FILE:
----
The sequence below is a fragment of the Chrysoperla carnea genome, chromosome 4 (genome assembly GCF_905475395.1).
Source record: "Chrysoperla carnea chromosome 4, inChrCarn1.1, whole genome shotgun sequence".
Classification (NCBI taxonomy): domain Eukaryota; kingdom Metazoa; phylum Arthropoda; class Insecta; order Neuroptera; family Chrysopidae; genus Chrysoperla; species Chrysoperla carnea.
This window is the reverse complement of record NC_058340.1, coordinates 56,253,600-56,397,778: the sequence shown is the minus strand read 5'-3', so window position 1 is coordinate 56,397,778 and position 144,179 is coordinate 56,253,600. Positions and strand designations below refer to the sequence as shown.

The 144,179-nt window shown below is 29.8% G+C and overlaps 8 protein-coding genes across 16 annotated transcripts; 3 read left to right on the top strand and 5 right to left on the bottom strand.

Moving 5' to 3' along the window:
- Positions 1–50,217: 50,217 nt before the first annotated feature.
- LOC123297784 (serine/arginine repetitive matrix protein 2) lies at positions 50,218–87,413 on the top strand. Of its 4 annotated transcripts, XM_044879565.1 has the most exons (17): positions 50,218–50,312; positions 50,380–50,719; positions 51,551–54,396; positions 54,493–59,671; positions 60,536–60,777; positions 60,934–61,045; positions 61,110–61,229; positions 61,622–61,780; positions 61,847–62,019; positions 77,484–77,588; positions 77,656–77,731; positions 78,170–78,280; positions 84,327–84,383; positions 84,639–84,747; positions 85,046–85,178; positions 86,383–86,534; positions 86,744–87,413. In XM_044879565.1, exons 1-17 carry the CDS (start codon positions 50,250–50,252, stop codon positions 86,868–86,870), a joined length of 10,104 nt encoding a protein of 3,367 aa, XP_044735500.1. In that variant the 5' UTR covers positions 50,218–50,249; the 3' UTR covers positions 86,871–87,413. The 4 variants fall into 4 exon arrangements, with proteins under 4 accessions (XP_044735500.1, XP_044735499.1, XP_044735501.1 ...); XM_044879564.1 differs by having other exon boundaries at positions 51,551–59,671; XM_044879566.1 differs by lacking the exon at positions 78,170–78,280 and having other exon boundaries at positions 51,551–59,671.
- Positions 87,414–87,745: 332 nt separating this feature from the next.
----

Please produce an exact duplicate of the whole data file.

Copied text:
The sequence below is a fragment of the Chrysoperla carnea genome, chromosome 4 (genome assembly GCF_905475395.1).
Source record: "Chrysoperla carnea chromosome 4, inChrCarn1.1, whole genome shotgun sequence".
Classification (NCBI taxonomy): domain Eukaryota; kingdom Metazoa; phylum Arthropoda; class Insecta; order Neuroptera; family Chrysopidae; genus Chrysoperla; species Chrysoperla carnea.
This window is the reverse complement of record NC_058340.1, coordinates 56,253,600-56,397,778: the sequence shown is the minus strand read 5'-3', so window position 1 is coordinate 56,397,778 and position 144,179 is coordinate 56,253,600. Positions and strand designations below refer to the sequence as shown.

The 144,179-nt window shown below is 29.8% G+C and overlaps 8 protein-coding genes across 16 annotated transcripts; 3 read left to right on the top strand and 5 right to left on the bottom strand.

Moving 5' to 3' along the window:
- Positions 1–50,217: 50,217 nt before the first annotated feature.
- LOC123297784 (serine/arginine repetitive matrix protein 2) lies at positions 50,218–87,413 on the top strand. Of its 4 annotated transcripts, XM_044879565.1 has the most exons (17): positions 50,218–50,312; positions 50,380–50,719; positions 51,551–54,396; positions 54,493–59,671; positions 60,536–60,777; positions 60,934–61,045; positions 61,110–61,229; positions 61,622–61,780; positions 61,847–62,019; positions 77,484–77,588; positions 77,656–77,731; positions 78,170–78,280; positions 84,327–84,383; positions 84,639–84,747; positions 85,046–85,178; positions 86,383–86,534; positions 86,744–87,413. In XM_044879565.1, exons 1-17 carry the CDS (start codon positions 50,250–50,252, stop codon positions 86,868–86,870), a joined length of 10,104 nt encoding a protein of 3,367 aa, XP_044735500.1. In that variant the 5' UTR covers positions 50,218–50,249; the 3' UTR covers positions 86,871–87,413. The 4 variants fall into 4 exon arrangements, with proteins under 4 accessions (XP_044735500.1, XP_044735499.1, XP_044735501.1 ...); XM_044879564.1 differs by having other exon boundaries at positions 51,551–59,671; XM_044879566.1 differs by lacking the exon at positions 78,170–78,280 and having other exon boundaries at positions 51,551–59,671.
- Positions 87,414–87,745: 332 nt separating this feature from the next.